Vegan and Veggie and Whole Grains, Oh My!Last Updated: June 21, 2021
Vegetarians don't eat meat. Vegans don't eat any animal products. This simple statement is far from a catastrophic revelation. No seafood, milk, cheese, eggs, butter, anything that's ever come from an animal.
Yup, even honey.
But then, what do they eat? Well, a lot, surprisingly!
We covered some of the choices in our article on the Top 10 Vegan Sources of Protein. When wondering what vegans eat, it would initially seem sensible to call Veganism a 'plant-based' diet, but as it turns out, that phrase holds its own meaning entirely. While you certainly can be a vegan and eat a plant-based diet, that isn't absolutely necessary.
Thanks to modern technology, a wide variety of processed 'vegan' food is available at superstores across the United States. But just because it's vegan, does that mean it's good for you? And if it's not Veganism, then what the heck does qualify as a 'plant-based' diet?
What is a "plant-based" diet?
And how is it any different from being vegetarian or vegan?
To say that burgers are the foundation of a plant-based diet would be a total fib. But plant-based diets can and do often include things like beef, chicken, seafood, oils, eggs, butter, and et cetera. However, the focus during a plant-based diet isn't on eliminating meat entirely, but including it as a minor addition, if used at all. So yes, a plant-based diet can include the occasional cheeseburger, but there is far more to it than that.
The foundation of a plant-based diet is making plants the primary food source. This started in the science community, where the term 'plant-based' seemed more appropriately devoid of ethical attachments. Veganism had previously been established as the abstinence from meat and animal by-products as a purposeful, conscious, ethical choice. But the scientific community needed a name for those who ate primarily plants, but had nothing to do with the ethics of veganism. Thus, the plant-based term was coined, and this messy assemblage of lifestyles became all the more complicated.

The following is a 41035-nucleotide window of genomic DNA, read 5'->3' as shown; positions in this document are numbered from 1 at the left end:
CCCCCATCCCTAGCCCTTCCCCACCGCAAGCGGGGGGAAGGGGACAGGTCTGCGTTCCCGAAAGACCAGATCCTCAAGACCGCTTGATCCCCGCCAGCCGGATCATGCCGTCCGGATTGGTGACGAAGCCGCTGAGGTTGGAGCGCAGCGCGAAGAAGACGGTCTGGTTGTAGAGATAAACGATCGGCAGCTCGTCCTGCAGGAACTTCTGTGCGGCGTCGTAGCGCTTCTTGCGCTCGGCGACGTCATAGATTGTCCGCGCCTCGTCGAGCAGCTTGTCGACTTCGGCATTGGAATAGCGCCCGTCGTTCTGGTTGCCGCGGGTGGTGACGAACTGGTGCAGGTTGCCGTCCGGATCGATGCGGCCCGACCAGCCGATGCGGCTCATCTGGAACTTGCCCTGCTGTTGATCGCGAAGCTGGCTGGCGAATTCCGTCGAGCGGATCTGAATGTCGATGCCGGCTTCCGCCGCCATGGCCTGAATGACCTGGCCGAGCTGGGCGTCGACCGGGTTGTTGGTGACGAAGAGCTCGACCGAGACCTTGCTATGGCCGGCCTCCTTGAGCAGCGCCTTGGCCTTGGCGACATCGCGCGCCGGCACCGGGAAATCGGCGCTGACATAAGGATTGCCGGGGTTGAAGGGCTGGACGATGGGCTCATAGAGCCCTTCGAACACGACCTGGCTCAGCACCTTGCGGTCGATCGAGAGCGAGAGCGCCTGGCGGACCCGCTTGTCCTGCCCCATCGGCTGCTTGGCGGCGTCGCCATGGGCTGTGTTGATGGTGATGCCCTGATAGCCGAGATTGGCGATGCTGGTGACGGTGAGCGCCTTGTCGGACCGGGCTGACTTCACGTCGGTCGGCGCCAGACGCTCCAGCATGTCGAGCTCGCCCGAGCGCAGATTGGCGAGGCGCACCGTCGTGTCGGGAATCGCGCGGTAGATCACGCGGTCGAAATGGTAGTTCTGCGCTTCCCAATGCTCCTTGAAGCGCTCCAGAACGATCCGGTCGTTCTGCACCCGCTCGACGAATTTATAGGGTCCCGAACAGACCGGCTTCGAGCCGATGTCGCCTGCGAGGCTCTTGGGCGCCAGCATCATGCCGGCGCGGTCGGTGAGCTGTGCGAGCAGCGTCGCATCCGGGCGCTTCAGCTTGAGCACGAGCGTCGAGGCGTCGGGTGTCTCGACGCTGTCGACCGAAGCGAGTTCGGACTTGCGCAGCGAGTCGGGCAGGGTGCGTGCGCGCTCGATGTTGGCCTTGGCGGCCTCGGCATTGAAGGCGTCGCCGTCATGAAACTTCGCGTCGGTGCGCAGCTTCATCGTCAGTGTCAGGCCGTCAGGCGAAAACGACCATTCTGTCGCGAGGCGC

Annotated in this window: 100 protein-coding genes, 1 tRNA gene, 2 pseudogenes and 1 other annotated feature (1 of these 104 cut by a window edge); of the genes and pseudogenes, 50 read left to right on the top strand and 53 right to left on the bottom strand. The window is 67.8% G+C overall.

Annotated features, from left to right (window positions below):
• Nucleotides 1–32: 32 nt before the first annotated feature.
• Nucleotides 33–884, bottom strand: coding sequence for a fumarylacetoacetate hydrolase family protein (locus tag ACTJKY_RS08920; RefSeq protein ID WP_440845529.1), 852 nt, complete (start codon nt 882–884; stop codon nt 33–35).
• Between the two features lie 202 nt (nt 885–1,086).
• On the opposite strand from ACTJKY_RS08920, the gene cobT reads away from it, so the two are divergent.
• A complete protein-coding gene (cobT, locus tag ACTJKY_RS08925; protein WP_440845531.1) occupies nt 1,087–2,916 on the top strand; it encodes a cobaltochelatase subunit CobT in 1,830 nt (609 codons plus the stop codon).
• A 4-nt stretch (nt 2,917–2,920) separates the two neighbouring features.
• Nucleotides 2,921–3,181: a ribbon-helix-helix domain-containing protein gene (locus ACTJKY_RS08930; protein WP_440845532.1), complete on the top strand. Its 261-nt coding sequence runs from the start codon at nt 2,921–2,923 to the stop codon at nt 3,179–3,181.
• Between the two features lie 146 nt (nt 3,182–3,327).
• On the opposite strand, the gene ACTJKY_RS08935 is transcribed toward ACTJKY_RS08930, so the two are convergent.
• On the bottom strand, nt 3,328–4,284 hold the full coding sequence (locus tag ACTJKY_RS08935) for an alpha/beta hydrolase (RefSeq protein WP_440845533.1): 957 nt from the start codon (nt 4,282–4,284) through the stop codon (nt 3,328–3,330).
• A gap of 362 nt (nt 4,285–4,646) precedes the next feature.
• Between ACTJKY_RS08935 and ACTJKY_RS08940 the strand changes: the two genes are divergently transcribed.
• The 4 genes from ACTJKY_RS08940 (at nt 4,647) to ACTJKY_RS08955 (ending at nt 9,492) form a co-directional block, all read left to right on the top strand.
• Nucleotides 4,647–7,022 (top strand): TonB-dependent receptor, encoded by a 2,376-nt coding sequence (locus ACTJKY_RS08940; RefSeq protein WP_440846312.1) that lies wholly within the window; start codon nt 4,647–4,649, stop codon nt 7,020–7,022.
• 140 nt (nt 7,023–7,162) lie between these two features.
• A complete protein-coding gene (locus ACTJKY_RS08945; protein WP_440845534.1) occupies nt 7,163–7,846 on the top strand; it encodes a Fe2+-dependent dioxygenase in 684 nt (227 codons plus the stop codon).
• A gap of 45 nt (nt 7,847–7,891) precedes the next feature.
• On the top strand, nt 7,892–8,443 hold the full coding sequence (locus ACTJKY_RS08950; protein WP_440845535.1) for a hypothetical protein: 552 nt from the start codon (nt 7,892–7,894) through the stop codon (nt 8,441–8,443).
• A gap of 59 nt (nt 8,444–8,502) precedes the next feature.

So... what about fast food, then?
If "plant-based" means some meat allowed, how about fries to go with it?
Technically, french fries can be a vegan food. Most people don't realize this, but the fries made in fast food chains are often fried in a mixture of fats, some of which include animal fat or byproducts. So even the fries, made of potatoes, are not necessarily vegetarian, much less vegan. Still, they're plant-based, right? They're a potato, and that starchy tuber is a confusing vegetable cousin, but it's certainly not an animal, right?
That's where a new set of differences emerges, called the "Whole-food Plant-based" diet, surely by no one other than the scientific community. This is the classification of eating choices that limits not just meat and seafood, but the refined sugars, bleached flours, and white rice that can often make up a large part of an uninformed vegan diet.
Whole-food Plant-based Diet
So vegans eat refined sugars and plant-based eaters eat meat?
Eating a 'whole-food plant-based' diet, as termed by the scientific community, is supposed to be a diet that consists mainly of plant-based foods as well, except unlike Veganism and just plant-based diets, the foods chosen for the foundation of this diet are focused on whole grains, fresh vegetables, and a myriad of mixed legumes. There is no shortage of variety, though the options are very different than what's been discussed thus far.
This lifestyle is advocated right now as one of the most often recommended by doctors. It centers around the notion that plant-based doesn't necessarily mean automatically healthy. As the vegan movement spread, more and more food manufacturers began making highly processed- though technically, still 'vegan'- foods widely available in stores. This wide availability did a lot to attract people to the lifestyle, but even when not eating animal products, it is certainly not healthy to fill your body with preservatives and unhealthy fats.
What should I do?
Is there a right answer to these confusing diets? Yes! And it's easy.
Dietary needs can vary wildly from person to person depending on any number of health factors. What's perfect for someone's optimal level of health might be a recipe for disaster for someone else. It all depends on your body and what it's individual needs are.
However, more and more doctors are recommending whole-food, plant-based diets. Whole grains and fresh fruits and vegetables are the ideal foundation for a healthy lifestyle, with intermittent additions of things like animal products and sugars. Recent studies suggest that this Whole-food Plant-based method of eating can reduce risks for certain types of cancer, and may even increase your life expectancy.